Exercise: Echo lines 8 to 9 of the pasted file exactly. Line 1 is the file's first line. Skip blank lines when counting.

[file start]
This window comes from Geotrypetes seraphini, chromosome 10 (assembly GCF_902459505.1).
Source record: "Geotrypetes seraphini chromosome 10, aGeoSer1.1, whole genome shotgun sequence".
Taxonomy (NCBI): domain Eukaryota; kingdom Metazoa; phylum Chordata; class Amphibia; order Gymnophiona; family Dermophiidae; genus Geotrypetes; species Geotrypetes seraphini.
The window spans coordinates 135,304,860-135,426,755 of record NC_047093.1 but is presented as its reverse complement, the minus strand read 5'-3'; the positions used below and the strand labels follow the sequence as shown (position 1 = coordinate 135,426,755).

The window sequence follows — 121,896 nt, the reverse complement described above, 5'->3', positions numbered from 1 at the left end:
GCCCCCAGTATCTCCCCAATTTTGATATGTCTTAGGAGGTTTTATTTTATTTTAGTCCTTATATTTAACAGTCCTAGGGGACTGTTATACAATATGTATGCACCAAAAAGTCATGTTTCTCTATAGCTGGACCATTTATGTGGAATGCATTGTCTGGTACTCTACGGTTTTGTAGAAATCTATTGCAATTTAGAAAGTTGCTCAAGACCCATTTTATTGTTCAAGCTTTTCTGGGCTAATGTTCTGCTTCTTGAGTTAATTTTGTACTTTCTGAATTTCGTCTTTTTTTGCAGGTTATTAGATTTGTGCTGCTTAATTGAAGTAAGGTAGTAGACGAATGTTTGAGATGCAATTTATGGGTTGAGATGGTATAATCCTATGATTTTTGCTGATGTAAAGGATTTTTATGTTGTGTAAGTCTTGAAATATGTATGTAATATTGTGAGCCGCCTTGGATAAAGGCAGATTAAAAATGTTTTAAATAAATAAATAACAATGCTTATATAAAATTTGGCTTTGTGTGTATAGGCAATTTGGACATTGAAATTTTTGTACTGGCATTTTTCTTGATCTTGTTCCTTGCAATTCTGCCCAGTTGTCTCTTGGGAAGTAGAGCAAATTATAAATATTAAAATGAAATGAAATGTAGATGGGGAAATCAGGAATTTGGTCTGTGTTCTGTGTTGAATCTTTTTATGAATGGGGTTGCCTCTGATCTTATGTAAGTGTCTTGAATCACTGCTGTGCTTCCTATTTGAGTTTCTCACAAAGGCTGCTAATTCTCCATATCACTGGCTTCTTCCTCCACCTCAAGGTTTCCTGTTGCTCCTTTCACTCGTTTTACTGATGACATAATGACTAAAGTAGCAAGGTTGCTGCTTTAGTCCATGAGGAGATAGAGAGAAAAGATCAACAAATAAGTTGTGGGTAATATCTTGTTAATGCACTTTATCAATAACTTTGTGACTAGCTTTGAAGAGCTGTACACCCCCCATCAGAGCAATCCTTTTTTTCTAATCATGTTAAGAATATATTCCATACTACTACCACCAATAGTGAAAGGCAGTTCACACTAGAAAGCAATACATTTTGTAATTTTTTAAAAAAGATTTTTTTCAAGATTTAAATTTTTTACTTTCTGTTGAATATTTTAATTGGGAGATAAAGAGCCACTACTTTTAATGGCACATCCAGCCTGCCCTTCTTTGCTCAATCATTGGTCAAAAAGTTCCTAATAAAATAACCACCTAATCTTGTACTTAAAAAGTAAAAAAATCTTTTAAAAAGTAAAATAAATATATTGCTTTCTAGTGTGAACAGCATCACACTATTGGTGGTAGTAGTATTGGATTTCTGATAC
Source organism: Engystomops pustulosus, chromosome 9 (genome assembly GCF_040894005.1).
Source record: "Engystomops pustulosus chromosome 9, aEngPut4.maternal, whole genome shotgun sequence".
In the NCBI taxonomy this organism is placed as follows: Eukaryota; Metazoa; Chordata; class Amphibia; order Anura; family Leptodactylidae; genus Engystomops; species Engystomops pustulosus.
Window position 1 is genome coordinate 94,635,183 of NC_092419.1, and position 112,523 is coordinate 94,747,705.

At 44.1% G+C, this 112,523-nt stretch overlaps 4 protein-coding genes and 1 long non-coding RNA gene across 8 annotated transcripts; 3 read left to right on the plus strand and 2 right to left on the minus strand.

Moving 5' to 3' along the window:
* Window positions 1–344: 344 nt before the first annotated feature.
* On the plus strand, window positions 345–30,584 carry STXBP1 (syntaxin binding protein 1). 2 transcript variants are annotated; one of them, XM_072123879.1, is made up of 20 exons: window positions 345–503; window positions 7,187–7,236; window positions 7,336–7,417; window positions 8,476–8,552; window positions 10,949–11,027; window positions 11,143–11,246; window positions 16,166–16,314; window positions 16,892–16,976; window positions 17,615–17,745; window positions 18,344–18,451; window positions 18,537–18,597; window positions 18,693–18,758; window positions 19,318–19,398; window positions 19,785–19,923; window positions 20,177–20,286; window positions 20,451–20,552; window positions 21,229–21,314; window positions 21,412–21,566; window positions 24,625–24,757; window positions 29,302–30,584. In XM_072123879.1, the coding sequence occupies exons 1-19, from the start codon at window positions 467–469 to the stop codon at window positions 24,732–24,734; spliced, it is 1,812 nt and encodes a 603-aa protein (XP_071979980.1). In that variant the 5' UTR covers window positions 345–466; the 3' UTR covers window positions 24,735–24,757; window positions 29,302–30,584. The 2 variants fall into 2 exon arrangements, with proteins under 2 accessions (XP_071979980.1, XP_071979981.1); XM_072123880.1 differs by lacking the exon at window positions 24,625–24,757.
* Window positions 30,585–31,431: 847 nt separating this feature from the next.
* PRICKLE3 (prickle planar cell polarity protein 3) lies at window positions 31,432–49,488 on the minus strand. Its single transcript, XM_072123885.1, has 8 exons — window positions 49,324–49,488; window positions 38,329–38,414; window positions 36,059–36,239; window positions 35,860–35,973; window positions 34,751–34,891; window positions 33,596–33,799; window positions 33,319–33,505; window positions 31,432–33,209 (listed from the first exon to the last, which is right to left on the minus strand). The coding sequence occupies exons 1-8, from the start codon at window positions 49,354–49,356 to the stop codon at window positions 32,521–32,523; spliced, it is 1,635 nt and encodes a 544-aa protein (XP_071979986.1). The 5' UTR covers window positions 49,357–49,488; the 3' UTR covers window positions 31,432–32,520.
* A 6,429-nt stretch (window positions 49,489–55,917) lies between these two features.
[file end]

Source record: "Engystomops pustulosus chromosome 9, aEngPut4.maternal, whole genome shotgun sequence".
In the NCBI taxonomy this organism is placed as follows: Eukaryota; Metazoa; Chordata; class Amphibia; order Anura; family Leptodactylidae; genus Engystomops; species Engystomops pustulosus.